Trust

For many years I grappled with the concept of trust. How do I trust myself, my decisions, my outlook on life, my perceived reality? How do I trust others? These questions loom over me constantly. I recently started unpacking my trust journey. I am acknowledging the defense mechanisms I have set up around myself that hinders my ability to trust. The protector part of me that stands in front of me, guides me, through discerning judgements, critical analysis of people and situations and feeds me a constant stream of negative fear. I have become aware of the importance of trust; it is a fundamental steppingstone for development and growth. And most importantly for true forgiveness.

Trust by definition is the firm belief in the reliability, truth, ability, or strength of someone or something. I have always been suspicious of anything that is too reliable or true. I am cynical of everyone. My trust was non-existent. If I can’t control it, it cannot be trusted. The protector in me kept me from trusting, so I controlled and judged. I craved for a better way of being and showing up in the world. I had to unpack trust. 

I know that humans are fallible and need space to make error. I didn’t allow anyone space to be human in my life. It just hurt too much. I am unforgiving because I don’t trust. How many times have I finalized and cut off a relationship simply out of fear, fear of rejection, fear of abandonment and fear of the unknown. Trust is love. I think I needed to learn that the trust I gave to myself was the love I gave to myself, and that was enough to expand outwards. Forgiveness and love are bred from trust. There was a lot of forgiving I needed to give to myself first.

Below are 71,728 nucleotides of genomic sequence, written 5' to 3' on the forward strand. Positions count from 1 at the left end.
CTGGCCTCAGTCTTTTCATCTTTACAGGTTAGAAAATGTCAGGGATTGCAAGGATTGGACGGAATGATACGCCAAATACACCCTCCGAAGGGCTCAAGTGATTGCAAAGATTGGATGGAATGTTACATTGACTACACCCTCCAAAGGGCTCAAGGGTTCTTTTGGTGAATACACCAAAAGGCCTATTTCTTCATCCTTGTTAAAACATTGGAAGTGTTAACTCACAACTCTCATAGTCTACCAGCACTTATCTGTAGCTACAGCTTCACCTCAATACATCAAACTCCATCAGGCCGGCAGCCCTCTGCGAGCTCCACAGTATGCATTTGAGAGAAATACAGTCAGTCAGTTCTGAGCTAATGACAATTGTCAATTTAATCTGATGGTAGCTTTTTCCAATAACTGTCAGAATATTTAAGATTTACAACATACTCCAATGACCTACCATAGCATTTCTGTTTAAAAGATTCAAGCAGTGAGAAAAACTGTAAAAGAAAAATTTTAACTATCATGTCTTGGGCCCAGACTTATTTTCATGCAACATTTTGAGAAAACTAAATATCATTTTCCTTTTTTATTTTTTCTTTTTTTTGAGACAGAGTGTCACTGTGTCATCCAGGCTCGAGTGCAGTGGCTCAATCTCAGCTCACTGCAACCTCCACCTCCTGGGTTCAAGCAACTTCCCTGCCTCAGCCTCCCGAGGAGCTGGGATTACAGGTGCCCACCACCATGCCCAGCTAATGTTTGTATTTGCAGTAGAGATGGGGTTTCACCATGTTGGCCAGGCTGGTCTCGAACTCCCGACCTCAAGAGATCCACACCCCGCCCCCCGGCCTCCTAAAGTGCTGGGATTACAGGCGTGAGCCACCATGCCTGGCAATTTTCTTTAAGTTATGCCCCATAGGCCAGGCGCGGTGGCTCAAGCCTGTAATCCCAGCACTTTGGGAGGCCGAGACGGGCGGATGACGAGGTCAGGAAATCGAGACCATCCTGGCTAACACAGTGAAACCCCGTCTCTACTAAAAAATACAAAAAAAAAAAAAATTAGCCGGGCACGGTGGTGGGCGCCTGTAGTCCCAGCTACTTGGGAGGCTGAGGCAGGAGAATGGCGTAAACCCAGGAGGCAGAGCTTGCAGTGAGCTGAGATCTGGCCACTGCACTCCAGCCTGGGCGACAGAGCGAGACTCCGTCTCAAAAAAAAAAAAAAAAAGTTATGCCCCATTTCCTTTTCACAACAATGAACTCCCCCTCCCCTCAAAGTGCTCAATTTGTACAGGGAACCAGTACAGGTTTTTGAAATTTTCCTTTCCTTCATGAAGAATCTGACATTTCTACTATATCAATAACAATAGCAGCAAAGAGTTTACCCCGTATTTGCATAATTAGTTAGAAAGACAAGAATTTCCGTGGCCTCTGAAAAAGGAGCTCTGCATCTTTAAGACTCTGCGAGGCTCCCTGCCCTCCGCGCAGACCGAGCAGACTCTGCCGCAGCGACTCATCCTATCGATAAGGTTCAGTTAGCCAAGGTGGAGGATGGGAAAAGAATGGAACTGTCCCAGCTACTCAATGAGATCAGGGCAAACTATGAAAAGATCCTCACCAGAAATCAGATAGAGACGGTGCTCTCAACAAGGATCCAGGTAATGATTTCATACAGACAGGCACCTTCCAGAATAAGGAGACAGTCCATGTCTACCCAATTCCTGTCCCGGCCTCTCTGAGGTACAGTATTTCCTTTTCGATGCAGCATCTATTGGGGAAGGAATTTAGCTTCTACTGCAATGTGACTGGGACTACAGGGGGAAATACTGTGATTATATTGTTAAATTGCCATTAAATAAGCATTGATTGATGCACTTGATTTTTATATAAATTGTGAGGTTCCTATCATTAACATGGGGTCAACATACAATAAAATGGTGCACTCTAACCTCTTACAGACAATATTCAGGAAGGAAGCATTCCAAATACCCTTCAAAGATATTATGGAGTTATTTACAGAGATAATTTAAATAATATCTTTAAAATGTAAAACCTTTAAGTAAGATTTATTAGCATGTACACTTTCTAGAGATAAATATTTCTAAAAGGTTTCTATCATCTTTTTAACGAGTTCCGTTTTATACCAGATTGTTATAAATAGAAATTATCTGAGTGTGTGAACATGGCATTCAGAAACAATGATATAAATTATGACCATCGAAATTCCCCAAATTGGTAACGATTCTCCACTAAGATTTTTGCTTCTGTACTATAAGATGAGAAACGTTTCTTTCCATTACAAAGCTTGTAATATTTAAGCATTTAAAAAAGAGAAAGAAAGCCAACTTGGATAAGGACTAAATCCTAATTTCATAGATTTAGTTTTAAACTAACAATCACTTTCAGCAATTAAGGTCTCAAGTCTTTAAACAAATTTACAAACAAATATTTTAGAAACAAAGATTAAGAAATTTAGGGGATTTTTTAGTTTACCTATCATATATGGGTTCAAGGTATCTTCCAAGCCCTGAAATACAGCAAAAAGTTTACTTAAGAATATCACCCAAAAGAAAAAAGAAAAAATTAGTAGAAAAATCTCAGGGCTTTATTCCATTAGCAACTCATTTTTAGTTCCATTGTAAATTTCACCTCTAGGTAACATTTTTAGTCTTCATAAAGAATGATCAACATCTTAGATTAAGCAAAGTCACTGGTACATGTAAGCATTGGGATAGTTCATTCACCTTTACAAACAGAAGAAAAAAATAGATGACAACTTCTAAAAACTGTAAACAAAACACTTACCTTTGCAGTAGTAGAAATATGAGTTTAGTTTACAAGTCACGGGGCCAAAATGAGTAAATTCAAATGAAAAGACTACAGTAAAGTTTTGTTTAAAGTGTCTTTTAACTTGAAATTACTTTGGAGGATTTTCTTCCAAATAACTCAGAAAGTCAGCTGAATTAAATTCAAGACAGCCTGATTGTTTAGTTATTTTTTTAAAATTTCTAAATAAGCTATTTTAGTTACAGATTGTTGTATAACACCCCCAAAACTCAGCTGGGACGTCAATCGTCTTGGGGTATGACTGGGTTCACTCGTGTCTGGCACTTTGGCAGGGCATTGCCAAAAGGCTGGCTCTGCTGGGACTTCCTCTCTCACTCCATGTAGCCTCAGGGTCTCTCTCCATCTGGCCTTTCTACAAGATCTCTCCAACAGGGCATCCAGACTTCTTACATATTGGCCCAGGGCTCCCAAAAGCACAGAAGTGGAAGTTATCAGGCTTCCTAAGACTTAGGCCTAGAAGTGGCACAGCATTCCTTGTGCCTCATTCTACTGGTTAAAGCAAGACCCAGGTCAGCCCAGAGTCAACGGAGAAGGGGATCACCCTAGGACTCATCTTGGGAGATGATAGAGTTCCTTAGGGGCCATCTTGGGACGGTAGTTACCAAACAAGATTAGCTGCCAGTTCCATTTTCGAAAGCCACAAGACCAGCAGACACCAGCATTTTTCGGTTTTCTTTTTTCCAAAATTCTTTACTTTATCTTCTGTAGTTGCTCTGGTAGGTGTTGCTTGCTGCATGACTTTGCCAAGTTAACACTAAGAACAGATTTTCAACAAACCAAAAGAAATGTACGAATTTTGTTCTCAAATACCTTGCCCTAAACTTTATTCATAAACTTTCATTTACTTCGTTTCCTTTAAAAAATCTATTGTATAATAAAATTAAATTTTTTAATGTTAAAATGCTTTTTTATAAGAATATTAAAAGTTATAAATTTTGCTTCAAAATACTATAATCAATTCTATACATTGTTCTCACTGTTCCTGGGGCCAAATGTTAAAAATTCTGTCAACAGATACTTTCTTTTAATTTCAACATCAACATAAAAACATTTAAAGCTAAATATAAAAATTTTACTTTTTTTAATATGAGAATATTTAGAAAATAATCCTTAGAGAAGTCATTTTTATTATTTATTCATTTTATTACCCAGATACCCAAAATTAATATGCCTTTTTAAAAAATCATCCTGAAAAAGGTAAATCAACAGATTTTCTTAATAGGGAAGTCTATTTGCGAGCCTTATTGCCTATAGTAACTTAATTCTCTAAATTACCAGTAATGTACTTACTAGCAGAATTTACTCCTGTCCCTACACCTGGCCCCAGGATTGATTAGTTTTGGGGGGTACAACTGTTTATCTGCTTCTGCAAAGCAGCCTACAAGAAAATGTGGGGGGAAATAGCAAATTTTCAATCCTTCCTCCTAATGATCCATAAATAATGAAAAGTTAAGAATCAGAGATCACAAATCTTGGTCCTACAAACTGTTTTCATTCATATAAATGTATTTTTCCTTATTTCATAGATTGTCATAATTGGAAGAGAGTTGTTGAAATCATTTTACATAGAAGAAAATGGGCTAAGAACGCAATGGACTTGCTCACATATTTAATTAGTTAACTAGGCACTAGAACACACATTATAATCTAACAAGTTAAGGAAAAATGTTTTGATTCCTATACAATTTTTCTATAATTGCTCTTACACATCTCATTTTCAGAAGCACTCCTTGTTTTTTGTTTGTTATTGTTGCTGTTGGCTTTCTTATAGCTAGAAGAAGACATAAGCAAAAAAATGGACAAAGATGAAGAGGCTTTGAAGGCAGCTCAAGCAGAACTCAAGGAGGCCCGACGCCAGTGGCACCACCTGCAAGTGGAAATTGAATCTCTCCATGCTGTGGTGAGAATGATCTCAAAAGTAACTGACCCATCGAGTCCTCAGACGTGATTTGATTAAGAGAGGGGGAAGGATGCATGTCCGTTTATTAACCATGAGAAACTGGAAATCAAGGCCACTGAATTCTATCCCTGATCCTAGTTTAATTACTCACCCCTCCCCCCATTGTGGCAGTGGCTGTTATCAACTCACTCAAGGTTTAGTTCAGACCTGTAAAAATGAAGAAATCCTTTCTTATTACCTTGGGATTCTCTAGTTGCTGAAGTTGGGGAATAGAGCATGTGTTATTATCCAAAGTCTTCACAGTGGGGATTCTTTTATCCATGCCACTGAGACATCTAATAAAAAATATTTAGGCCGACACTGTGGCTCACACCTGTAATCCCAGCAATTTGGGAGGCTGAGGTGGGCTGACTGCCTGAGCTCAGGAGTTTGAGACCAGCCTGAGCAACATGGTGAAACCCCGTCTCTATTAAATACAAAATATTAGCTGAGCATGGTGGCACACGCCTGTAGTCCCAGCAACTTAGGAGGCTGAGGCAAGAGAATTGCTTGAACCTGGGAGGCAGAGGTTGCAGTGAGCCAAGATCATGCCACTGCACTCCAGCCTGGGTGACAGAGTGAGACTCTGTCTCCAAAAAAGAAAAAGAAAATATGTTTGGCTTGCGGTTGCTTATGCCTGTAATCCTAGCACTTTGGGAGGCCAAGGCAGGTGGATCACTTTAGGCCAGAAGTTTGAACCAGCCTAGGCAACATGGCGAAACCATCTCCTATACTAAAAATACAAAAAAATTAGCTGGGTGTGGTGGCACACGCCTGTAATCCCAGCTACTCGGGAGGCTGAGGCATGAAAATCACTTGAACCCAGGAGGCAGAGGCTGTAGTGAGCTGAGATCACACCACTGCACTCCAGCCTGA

I believe the walls we build around our hearts is the trust we are unable to extend to the world. Fear, painful events in our lives and chronic stress dampen trust over time. Trust is simply a leap of faith to try again and again despite the hurt we face over and over again. There is no real escape from the heartbreak we all ultimately face, and will continue to face, simply because humans are complex and fallible creatures. We are all capable of inflicting serious pain and when we decide to be distrustful, the suffering only multiplies.